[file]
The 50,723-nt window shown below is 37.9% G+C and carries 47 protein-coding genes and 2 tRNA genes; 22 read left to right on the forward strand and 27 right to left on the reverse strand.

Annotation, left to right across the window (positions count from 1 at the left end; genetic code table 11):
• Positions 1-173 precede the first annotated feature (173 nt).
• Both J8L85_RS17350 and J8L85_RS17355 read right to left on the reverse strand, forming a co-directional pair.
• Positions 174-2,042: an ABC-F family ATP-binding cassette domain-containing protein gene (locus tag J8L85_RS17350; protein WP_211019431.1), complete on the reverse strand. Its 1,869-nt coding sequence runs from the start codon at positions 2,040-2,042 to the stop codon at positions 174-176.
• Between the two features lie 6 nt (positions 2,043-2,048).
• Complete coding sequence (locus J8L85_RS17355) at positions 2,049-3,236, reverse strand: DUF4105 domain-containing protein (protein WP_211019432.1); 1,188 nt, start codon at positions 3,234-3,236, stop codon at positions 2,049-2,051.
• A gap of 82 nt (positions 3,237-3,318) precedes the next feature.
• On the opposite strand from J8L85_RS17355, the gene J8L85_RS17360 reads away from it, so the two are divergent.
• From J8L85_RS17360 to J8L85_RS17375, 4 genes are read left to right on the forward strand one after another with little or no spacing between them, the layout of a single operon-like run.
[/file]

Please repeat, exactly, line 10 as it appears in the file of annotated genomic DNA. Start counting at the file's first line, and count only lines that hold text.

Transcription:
• From J8L85_RS17360 to J8L85_RS17375, 4 genes are read left to right on the forward strand one after another with little or no spacing between them, the layout of a single operon-like run.